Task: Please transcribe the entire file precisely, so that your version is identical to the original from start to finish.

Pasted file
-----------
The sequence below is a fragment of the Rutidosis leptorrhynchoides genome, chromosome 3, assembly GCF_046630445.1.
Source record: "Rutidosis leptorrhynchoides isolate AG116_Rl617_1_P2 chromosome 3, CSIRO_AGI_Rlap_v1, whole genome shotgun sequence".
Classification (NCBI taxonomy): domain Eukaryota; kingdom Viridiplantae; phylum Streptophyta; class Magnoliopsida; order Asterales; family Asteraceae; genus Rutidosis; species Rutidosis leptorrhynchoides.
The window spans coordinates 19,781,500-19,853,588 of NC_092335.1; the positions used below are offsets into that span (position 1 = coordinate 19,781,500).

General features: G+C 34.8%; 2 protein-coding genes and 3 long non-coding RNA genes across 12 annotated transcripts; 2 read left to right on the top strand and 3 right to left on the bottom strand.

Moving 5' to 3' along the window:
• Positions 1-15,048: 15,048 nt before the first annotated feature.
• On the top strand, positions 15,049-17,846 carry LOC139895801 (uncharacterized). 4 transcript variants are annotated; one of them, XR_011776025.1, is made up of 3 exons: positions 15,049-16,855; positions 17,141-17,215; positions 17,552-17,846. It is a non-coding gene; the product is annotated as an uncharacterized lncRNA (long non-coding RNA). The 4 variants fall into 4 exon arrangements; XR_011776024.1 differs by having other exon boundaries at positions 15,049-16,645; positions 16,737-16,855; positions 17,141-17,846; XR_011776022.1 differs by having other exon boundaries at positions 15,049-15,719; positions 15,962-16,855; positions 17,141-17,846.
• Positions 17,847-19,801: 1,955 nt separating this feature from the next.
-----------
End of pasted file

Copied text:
The sequence below is a fragment of the Rutidosis leptorrhynchoides genome, chromosome 3, assembly GCF_046630445.1.
Source record: "Rutidosis leptorrhynchoides isolate AG116_Rl617_1_P2 chromosome 3, CSIRO_AGI_Rlap_v1, whole genome shotgun sequence".
Classification (NCBI taxonomy): domain Eukaryota; kingdom Viridiplantae; phylum Streptophyta; class Magnoliopsida; order Asterales; family Asteraceae; genus Rutidosis; species Rutidosis leptorrhynchoides.
The window spans coordinates 19,781,500-19,853,588 of NC_092335.1; the positions used below are offsets into that span (position 1 = coordinate 19,781,500).

General features: G+C 34.8%; 2 protein-coding genes and 3 long non-coding RNA genes across 12 annotated transcripts; 2 read left to right on the top strand and 3 right to left on the bottom strand.

Moving 5' to 3' along the window:
• Positions 1-15,048: 15,048 nt before the first annotated feature.
• On the top strand, positions 15,049-17,846 carry LOC139895801 (uncharacterized). 4 transcript variants are annotated; one of them, XR_011776025.1, is made up of 3 exons: positions 15,049-16,855; positions 17,141-17,215; positions 17,552-17,846. It is a non-coding gene; the product is annotated as an uncharacterized lncRNA (long non-coding RNA). The 4 variants fall into 4 exon arrangements; XR_011776024.1 differs by having other exon boundaries at positions 15,049-16,645; positions 16,737-16,855; positions 17,141-17,846; XR_011776022.1 differs by having other exon boundaries at positions 15,049-15,719; positions 15,962-16,855; positions 17,141-17,846.
• Positions 17,847-19,801: 1,955 nt separating this feature from the next.